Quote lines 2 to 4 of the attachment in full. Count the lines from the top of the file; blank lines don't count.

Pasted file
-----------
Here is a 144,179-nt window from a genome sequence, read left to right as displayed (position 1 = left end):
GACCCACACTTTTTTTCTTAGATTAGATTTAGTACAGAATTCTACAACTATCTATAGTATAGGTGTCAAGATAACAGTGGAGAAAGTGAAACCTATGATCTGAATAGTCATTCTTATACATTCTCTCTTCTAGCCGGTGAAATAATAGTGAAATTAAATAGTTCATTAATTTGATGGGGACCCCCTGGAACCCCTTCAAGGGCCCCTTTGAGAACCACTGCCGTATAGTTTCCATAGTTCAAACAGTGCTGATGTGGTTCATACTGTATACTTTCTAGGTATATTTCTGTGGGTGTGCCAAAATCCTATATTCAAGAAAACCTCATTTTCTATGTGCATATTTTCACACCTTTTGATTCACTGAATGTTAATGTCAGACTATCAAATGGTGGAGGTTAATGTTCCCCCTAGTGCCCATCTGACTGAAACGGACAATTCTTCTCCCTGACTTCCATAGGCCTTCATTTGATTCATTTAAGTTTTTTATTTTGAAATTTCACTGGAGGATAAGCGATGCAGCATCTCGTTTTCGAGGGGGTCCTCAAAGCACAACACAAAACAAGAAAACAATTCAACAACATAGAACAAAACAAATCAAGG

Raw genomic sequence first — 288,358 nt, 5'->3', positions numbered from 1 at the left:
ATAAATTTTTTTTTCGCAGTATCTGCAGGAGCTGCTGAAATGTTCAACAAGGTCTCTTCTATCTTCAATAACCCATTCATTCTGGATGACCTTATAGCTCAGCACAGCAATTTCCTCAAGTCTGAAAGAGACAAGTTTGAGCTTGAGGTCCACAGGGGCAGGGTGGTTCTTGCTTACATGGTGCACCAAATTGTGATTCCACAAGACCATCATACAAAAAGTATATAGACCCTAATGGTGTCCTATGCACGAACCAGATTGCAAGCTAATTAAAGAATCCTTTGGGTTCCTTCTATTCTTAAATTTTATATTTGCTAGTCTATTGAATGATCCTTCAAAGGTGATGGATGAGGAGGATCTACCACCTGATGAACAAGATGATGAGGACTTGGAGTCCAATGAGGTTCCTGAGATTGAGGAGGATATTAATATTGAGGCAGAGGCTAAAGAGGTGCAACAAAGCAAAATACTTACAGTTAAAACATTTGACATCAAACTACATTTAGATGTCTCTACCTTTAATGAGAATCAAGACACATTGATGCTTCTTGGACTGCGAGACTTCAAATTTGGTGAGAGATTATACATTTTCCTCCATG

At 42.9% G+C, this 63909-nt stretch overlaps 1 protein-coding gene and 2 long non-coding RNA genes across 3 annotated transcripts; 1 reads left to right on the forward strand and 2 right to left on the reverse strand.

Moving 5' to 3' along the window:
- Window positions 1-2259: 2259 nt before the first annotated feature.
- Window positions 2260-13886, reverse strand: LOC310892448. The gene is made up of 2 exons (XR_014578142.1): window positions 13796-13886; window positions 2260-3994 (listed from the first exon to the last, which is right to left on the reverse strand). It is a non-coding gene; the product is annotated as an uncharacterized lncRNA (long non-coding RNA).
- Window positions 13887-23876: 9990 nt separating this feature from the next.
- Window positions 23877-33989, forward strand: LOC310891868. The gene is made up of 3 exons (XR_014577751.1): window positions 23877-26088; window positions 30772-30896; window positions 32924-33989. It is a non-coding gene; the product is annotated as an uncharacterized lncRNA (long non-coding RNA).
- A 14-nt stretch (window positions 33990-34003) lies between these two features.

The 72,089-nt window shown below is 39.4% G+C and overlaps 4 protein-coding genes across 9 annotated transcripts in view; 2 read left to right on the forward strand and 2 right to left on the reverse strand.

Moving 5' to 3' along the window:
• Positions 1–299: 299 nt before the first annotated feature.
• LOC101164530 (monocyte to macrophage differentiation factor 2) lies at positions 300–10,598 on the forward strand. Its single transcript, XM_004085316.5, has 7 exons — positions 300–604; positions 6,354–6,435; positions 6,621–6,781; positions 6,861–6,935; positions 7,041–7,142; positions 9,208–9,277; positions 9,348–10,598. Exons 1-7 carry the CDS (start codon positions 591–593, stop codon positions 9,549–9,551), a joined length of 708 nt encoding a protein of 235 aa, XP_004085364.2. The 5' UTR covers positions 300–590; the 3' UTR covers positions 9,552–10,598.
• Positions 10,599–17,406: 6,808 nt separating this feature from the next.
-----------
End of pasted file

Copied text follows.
GACCCACACTTTTTTTCTTAGATTAGATTTAGTACAGAATTCTACAACTATCTATAGTATAGGTGTCAAGATAACAGTGGAGAAAGTGAAACCTATGATCTGAATAGTCATTCTTATACATTCTCTCTTCTAGCCGGTGAAATAATAGTGAAATTAAATAGTTCATTAATTTGATGGGGACCCCCTGGAACCCCTTCAAGGGCCCCTTTGAGAACCACTGCCGTATAGTTTCCATAGTTCAAACAGTGCTGATGTGGTTCATACTGTATACTTTCTAGGTATATTTCTGTGGGTGTGCCAAAATCCTATATTCAAGAAAACCTCATTTTCTATGTGCATATTTTCACACCTTTTGATTCACTGAATGTTAATGTCAGACTATCAAATGGTGGAGGTTAATGTTCCCCCTAGTGCCCATCTGACTGAAACGGACAATTCTTCTCCCTGACTTCCATAGGCCTTCATTTGATTCATTTAAGTTTTTTATTTTGAAATTTCACTGGAGGATAAGCGATGCAGCATCTCGTTTTCGAGGGGGTCCTCAAAGCACAACACAAAACAAGAAAACAATTCAACAACATAGAACAAAACAAATCAAGG

Raw genomic sequence first — 288,358 nt, 5'->3', positions numbered from 1 at the left:
ATAAATTTTTTTTTCGCAGTATCTGCAGGAGCTGCTGAAATGTTCAACAAGGTCTCTTCTATCTTCAATAACCCATTCATTCTGGATGACCTTATAGCTCAGCACAGCAATTTCCTCAAGTCTGAAAGAGACAAGTTTGAGCTTGAGGTCCACAGGGGCAGGGTGGTTCTTGCTTACATGGTGCACCAAATTGTGATTCCACAAGACCATCATACAAAAAGTATATAGACCCTAATGGTGTCCTATGCACGAACCAGATTGCAAGCTAATTAAAGAATCCTTTGGGTTCCTTCTATTCTTAAATTTTATATTTGCTAGTCTATTGAATGATCCTTCAAAGGTGATGGATGAGGAGGATCTACCACCTGATGAACAAGATGATGAGGACTTGGAGTCCAATGAGGTTCCTGAGATTGAGGAGGATATTAATATTGAGGCAGAGGCTAAAGAGGTGCAACAAAGCAAAATACTTACAGTTAAAACATTTGACATCAAACTACATTTAGATGTCTCTACCTTTAATGAGAATCAAGACACATTGATGCTTCTTGGACTGCGAGACTTCAAATTTGGTGAGAGATTATACATTTTCCTCCATG